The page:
Mississippi News

Fitch joins 21-state challenge to proxy firms’ ESG practices

Credit: Mississippi Attorney General’s office news release

Mississippi Attorney General Lynn Fitch joined a 21-state coalition that is challenging the ESG practices of two proxy advisory companies, International Shareholder Services, Inc. (ISS) and Glass, Lewis & Co. The Attorneys General specifically questioned how ISS and Glass Lewis’s commitments to net-zero emissions goals inform their proxy voting recommendations that may conflict with the financial interests of their clients.

“These companies are entrusted with public funds not so they can pursue their own agenda,” said Attorney General Lynn Fitch, “but so they can pursue the highest return for the people whose money it is. We will hold companies like these accountable to their fiduciary duties.”

Both ISS and Glass Lewis support the priorities established by an international group of financial institutions committed to aligning their lending and investment portfolios with net-zero emissions by 2050. For instance, as the Generals write, “For companies that are on the Climate Action 100+ Focus Group list, ISS has announced that it will ‘generally vote against’ relevant directors if the company does not implement ‘[a]ppropriate [greenhouse gas] emissions reduction targets’ that must ‘increase over time.’”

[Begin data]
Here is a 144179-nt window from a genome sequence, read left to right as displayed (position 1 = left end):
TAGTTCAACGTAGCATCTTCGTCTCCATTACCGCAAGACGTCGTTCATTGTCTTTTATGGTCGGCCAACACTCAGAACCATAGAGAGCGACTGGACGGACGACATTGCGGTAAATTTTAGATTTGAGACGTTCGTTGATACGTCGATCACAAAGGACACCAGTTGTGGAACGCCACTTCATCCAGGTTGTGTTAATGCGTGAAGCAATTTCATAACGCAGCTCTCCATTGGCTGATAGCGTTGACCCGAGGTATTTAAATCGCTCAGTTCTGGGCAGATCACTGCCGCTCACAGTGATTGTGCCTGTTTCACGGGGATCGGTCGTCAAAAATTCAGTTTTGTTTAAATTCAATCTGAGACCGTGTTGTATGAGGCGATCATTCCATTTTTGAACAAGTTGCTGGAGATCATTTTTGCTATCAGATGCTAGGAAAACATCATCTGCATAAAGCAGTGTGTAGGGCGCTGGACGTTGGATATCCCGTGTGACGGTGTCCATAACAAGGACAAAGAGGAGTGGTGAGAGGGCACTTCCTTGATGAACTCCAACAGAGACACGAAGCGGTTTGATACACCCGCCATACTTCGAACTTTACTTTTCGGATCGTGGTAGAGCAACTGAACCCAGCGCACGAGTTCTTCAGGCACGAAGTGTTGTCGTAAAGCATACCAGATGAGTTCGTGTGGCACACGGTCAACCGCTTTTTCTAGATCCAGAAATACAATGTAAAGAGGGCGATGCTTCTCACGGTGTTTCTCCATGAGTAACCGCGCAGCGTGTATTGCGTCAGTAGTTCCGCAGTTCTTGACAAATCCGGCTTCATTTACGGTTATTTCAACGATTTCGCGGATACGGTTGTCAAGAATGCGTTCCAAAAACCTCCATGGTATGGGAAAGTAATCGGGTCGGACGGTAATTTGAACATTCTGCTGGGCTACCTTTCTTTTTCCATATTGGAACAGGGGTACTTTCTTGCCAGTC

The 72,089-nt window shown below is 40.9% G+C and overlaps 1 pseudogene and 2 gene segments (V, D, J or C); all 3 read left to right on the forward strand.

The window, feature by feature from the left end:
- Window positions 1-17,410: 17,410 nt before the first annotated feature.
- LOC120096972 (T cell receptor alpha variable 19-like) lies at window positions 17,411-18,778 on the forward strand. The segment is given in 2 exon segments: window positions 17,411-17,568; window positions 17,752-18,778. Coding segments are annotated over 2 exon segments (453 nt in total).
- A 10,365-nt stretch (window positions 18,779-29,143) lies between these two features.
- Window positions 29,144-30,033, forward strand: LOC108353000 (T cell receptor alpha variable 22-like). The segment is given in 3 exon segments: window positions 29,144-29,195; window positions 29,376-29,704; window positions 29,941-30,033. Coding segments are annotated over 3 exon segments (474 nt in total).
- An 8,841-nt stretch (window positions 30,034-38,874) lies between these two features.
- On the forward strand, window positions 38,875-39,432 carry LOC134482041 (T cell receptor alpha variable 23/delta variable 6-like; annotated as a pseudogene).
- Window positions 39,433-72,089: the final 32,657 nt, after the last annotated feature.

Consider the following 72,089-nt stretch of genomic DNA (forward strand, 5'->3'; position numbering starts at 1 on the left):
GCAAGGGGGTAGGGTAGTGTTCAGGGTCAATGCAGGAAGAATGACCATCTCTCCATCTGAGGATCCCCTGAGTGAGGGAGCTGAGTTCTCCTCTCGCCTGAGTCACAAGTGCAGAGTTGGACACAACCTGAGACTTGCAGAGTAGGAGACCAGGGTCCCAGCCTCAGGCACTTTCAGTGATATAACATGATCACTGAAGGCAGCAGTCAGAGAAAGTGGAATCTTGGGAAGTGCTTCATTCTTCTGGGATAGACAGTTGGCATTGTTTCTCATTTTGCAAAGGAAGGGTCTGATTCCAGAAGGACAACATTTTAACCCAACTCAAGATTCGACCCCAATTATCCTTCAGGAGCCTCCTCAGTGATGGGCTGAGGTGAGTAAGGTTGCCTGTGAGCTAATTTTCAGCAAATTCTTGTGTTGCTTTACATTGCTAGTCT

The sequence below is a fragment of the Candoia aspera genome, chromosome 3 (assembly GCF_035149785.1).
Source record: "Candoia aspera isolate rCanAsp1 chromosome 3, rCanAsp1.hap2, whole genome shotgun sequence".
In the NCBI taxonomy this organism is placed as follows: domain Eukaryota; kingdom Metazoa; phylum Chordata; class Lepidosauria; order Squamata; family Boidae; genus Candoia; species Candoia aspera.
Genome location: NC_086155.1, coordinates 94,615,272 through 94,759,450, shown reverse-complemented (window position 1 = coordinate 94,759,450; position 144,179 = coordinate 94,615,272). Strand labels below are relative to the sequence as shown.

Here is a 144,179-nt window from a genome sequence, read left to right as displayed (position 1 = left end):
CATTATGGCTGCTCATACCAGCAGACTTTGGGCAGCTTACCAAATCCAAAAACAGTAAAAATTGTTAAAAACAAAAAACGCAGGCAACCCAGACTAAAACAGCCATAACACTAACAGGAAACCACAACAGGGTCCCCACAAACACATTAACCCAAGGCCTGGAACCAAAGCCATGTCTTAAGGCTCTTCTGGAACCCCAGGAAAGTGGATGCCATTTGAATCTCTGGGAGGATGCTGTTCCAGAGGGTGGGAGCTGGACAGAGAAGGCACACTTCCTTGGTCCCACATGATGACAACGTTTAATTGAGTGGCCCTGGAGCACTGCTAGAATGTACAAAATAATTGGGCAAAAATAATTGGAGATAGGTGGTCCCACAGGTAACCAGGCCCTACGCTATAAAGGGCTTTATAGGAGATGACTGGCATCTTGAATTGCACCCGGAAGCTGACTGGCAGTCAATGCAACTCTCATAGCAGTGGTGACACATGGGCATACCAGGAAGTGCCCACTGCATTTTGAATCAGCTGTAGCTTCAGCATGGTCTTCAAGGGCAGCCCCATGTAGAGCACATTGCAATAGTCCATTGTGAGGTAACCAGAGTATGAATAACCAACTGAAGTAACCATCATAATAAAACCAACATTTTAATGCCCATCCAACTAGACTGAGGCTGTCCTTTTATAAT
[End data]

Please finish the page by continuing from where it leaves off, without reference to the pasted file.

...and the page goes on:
Similarly, the Generals note in their letter that Glass Lewis “recently recommended that shareholders reject the climate plan from Woodside Petroleum based on a concern that it did not do enough to reduce customers’ emissions. Put another way, Glass Lewis faulted the company for not having a good enough plan to get its customers to stop buying its own product.” By letting the net-zero agenda inform their proxy advice, ISS and Glass Lewis are abandoning their fiduciary duties to their clients.

Additionally, ISS and Glass Lewis have also pledged to recommend votes against certain directors on boards that they view as having insufficient racial, ethnic, or sex-based diversity under arbitrary quotas they’ve established. Attorney General Fitch and her colleagues seek information and assurances from ISS and Glass Lewis that they will uphold their legal obligations to the States and citizens whose investments and pensions they represent in performing proxy advisory services.

In addition to Attorney General Fitch, the Attorneys General from Alabama, Alaska, Arkansas, Georgia, Idaho, Indiana, Iowa, Kansas, Kentucky, Louisiana, Missouri, Montana, Nebraska, New Hampshire, Ohio, South Carolina, Texas, Virginia, and West Virginia also joined the letter authored by Utah Attorney General Sean Reyes.

Read the letter here.

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